Monday, 30 May 2011

Is an exploration lease over your home?

Mining advocacy seminar, the week’s leaks and spill, is your home covered by a mining exploration lease – see the map, outgoing Woodside boss sleeps at night because he didn’t get the company into CSG mining.

Last week I went to Mudgee to a seminar on Mining and Advocacy: What you need to know, presented by the Environmental Defenders Office, a community legal centre specialising in public interest environmental law.

A group of 40 people from around NSW attended the very informative seminar. I am still writing up and checking the notes before posting them on my blog but here are the basics for the exploration stage which is where we are at Putty.

Landholders cannot refuse mining companies access to their properties to drill exploratory holes but they can negotiate conditions of access or take it to an Arbitrator. It is very important to seek legal advice from a solicitor or from the EDO before speaking to a mining company representative. An Access Agreement should be as detailed as possible and cover all possible contingencies.

Negotiate not to sign a confidentiality clause, prepare a list of your own access arrangements and speak to your neighbours and agree on standard terms. If the mining company breaches any terms of the agreement then you can lock the gate.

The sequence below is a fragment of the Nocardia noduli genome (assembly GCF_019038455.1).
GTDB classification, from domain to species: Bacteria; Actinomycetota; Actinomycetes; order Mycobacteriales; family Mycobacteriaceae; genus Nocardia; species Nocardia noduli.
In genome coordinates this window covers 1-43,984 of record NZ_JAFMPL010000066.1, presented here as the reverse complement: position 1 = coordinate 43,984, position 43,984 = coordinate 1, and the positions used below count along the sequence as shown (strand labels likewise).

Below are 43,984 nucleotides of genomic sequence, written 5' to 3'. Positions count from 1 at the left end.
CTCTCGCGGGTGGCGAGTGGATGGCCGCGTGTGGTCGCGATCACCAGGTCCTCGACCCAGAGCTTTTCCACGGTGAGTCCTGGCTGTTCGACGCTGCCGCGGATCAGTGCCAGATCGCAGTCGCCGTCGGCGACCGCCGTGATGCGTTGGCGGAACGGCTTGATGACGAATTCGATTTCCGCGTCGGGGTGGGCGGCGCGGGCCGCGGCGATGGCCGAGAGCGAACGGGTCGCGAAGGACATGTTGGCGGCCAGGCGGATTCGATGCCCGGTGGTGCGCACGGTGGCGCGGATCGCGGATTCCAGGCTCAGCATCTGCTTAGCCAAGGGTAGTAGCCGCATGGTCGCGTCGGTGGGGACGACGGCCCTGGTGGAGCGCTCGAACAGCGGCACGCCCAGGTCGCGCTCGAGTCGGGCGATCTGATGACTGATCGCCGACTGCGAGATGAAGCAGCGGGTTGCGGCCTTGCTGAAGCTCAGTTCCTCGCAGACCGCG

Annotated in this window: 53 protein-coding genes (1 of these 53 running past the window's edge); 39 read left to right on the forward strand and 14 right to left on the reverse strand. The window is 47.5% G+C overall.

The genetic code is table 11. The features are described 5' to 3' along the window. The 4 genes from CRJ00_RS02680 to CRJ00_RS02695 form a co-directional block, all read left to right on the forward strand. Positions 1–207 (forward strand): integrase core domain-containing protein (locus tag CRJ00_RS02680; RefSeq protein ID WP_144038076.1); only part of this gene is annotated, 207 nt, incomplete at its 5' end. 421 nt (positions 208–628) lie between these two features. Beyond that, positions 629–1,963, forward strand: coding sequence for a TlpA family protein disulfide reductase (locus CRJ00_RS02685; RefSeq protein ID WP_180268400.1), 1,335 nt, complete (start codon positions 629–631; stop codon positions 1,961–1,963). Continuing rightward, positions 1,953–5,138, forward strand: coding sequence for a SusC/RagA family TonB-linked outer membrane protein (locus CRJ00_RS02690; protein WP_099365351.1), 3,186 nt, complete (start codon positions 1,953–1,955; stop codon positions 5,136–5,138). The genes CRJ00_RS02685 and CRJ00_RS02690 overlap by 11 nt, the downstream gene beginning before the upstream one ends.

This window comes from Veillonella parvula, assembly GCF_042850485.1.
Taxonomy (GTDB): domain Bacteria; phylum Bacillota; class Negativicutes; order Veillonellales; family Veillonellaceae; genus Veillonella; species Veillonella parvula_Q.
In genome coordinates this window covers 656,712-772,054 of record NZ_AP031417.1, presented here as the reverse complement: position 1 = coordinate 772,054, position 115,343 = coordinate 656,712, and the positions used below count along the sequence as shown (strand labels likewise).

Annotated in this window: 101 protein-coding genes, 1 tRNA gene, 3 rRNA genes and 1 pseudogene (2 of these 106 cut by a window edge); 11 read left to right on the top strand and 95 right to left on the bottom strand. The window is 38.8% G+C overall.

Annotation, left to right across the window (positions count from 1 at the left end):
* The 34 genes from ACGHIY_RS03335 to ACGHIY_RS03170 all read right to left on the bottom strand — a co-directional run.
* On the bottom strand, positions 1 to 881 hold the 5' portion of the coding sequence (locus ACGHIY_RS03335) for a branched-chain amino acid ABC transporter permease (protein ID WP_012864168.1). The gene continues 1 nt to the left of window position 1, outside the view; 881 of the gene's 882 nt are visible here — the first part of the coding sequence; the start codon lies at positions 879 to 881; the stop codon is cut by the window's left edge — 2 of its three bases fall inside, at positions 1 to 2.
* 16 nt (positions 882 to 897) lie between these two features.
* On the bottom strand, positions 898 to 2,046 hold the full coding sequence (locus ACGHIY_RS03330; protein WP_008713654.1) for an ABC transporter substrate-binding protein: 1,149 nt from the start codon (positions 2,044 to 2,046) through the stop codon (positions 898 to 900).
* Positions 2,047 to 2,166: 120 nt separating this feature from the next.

You have 28 days to reach an agreement or it goes to an Arbitrator which is free. You can appeal the Arbitrator’s decision in the Land and Environment Court but you will have to pay your own costs.

I decided to drive home through the Bylong Valley as I heard that exploration for coal seam gas is starting there. I came across some drillers but they were not allowed to tell me what they were drilling for. The number of white utes with aluminium trays with yellow fluro strips indicated that there is a lot of mining activity in the area.

A sign on Wallaby Scrub Road, a shortcut from the west to the Putty Road, indicated that Rio Tinto wants to close the road to extend their Warkworth mine. What next!!

During the week Arrow Energy capped a gas well that was spewing methane and water high into the air for more than a day at its project site near Dalby.

A Narrabri resident at the meeting in Mudgee told me about the Beibblewindi well which has water continually pouring out and no one seems to know how to fix it or where the water is coming from. Their greatest fear is that the Great Artesian Basin has been damaged.

The Sydney Morning Herald reports that AGL is testing soil and water samples for contamination after waste water was released into the environment instead of being captured at a gas well near Campbelltown, close to homes and a Sydney Water catchment area.

NSW Minerals & Petroleum’s TAS Map enables the public to view frequently updated titles mapping information across NSW at the scale of their choice for free. Tick the box for Petroleum Tenure to see if a company holds a Petroleum Exploration Licence (PEL) over your land. If they do they are more than likely able to mine for coal seam gas on your land. Map images can be printed straight from the screen display or saved and inserted directly into word processing documents. This application can be found at

Outgoing Woodside Petroleum boss Don Voelte  - "I think one of the greatest things that I will have achieved is not taking my company into coal-seam methane." Mr Voelte said his earlier involvement in projects in the USA had taught him much, such as "exactly what happens with the water. I'll just say, I rest easy at night knowing that I didn't take my company there."


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